Is 2021 the Year of 5G?
The momentum of 5G was high at the beginning of 2020, but then COVID-19 hit which inevitably slowed the progress of building out the required 5G infrastructure. However, despite the global setbacks the world experienced due to COVID-19, cell carriers offering 5G technology did continue to show resiliency in 2020 and find a way to move forward. CNET reported that sales projections from 5G carriers in 2020 were met, despite COVID-related market disruption. Industry experts say there has been a lot of movement toward 5G overall, but not the widespread impact that was predicted at the beginning of 2020. Is 2021 the year when 5G will take off? PwC thinks so. They predict by early 2021 nearly 75% of the U.S. consumer population will have access to 5G either at home or in the office.
What’s Left with Getting Society to 5G
The complexity of building a 5G network is much more than an incremental lift from 4G. A 5G-enabled network has a higher network density than any other previous wireless network, and with this comes increasing infrastructure cost, operational and regulatory challenges during the build-out that simply weren’t there for 4G. There is also massive investment required to make 5G a reality, and part of the cost is to retool current telecom operating models that are designed to handle the 4G infrastructure. In addition, the U.S. trade negotiations with China has had an impact on 5G progress. Chinese imports to the US now face more restrictions and tariffs yet at the same time U.S. telecom has to date been heavily reliant on China-based supplier vendors. Lastly, a critical piece to the 5G puzzle is having 5G capable smartphones that can reap the benefit of a 5G network. And right now it is estimated that less than 10% of the population have phones that are 5G capable.
The Promise of 5G
When we get there, experts tell us that the benefits of 5G promise to deliver us capabilities we have not previously been able to take advantage of. Expanded network bandwidth and speed will pave the way for new opportunities for AI, autonomous cars and more. 5G can also enhance and/or enable the true real-time collection and capture of information from real-time internet of things (IoT) devices, such as smart street lamps traffic lights, security cameras, and sensors on heavy industrial equipment that can alert us to internal stresses in the equipment before a human operator could even realize they exist. Watch for automakers like Volkswagon to move their robotic networks onto 5G in the coming months to make them more responsive. Consumers will also see lower latency with gaming and video live streaming. There also is likely to be expanded wireless network coverage, something that will be highly beneficial for many rural communities that lack adequate wireless coverage and are currently unable to take advantage of value-added services being offered through wireless networks like telemedicine. Thus the benefits are considerable across the board in terms of what will be possible when 5G becomes the new network standard.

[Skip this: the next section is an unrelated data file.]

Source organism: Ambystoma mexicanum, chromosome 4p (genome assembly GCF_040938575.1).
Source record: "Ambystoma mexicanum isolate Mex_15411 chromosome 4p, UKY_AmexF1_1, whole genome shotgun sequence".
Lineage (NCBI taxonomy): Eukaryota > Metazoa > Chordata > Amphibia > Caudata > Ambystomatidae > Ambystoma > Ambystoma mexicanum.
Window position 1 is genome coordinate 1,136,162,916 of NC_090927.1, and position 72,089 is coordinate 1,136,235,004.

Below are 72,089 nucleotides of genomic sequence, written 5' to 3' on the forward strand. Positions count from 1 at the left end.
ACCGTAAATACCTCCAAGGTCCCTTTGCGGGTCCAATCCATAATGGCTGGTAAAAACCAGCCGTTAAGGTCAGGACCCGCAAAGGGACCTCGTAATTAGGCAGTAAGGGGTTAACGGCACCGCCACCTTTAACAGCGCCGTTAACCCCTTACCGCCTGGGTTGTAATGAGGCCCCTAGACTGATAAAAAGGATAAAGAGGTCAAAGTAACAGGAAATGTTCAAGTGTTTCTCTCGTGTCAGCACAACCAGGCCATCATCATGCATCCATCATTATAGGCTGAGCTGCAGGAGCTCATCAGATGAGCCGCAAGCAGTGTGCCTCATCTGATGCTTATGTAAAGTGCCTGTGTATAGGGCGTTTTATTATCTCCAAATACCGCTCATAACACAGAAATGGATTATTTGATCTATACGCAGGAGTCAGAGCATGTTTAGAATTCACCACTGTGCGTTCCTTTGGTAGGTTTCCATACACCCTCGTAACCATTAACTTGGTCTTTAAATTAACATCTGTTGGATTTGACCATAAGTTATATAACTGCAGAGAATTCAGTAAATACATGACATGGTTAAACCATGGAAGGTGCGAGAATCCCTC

How Far on the Horizon is 5G to be the New Standard?
Industry experts continue to report that 5G is on the horizon for all of us. How far on the horizon is still unclear. When 5G does finally gets here, it’s going to speed up everything. And with the advent of COVID-19 vaccines and with them hope for the future and a world getting back to ‘normal’, we can likely to expect a giant leap forward in 2021 towards 5G.
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